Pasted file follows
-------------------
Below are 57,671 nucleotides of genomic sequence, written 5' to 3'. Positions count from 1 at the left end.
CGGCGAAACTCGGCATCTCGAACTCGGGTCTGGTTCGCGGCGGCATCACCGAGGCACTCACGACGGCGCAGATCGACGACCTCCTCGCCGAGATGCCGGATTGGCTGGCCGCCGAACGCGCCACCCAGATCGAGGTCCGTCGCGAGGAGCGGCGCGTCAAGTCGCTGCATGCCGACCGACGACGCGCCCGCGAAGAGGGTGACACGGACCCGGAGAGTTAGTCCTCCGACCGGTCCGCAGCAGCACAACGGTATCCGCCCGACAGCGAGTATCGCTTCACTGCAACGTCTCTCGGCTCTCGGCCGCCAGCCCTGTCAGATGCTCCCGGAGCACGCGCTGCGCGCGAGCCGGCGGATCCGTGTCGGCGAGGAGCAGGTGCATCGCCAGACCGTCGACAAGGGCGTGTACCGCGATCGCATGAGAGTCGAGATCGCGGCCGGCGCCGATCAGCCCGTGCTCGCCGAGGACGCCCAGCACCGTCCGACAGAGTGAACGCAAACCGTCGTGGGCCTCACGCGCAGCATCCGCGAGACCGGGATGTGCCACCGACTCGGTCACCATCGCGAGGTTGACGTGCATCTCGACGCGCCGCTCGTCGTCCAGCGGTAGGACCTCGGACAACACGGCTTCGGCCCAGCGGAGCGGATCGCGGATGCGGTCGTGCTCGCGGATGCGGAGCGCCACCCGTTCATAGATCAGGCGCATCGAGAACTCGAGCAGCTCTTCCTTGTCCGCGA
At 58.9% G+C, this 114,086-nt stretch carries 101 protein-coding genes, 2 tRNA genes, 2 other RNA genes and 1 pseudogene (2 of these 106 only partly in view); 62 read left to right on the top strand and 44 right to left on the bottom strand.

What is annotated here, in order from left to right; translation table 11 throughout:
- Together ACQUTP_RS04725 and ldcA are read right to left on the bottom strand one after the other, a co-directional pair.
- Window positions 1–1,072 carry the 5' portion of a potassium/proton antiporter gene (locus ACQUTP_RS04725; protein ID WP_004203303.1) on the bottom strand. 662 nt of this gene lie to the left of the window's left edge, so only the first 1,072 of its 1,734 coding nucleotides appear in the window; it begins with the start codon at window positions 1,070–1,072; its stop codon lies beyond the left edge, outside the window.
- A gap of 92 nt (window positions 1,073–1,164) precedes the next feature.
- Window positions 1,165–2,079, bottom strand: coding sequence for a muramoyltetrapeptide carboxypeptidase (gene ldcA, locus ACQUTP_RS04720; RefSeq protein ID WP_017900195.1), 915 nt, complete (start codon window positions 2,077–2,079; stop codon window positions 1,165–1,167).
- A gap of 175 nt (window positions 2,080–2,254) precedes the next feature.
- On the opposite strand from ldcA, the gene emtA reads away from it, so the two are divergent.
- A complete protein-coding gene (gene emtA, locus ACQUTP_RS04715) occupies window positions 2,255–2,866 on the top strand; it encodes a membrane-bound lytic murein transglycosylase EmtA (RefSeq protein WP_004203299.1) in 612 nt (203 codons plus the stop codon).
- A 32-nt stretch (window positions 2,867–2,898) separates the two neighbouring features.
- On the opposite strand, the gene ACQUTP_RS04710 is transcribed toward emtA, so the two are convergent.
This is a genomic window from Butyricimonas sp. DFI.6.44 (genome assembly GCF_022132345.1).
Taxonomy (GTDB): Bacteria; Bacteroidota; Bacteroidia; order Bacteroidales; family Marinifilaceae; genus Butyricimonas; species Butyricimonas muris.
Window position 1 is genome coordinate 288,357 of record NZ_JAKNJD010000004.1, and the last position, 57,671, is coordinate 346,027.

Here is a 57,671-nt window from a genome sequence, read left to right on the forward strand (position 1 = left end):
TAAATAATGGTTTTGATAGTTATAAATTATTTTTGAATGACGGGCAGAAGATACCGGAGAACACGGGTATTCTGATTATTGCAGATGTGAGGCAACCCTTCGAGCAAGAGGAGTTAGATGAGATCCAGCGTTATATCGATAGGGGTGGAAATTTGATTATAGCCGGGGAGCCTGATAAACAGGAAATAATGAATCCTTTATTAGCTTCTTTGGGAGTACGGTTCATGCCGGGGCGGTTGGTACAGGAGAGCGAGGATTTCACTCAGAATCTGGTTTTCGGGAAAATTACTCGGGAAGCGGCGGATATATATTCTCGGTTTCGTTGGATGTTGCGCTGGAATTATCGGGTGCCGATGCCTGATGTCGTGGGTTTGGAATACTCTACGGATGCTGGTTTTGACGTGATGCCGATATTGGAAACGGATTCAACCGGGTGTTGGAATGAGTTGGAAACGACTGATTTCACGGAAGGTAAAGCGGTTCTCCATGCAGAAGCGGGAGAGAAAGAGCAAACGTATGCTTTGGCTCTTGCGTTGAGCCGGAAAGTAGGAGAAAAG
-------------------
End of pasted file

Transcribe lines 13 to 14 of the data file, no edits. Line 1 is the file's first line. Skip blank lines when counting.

- On the opposite strand, the gene ACQUTP_RS04710 is transcribed toward emtA, so the two are convergent.
This is a genomic window from Butyricimonas sp. DFI.6.44 (genome assembly GCF_022132345.1).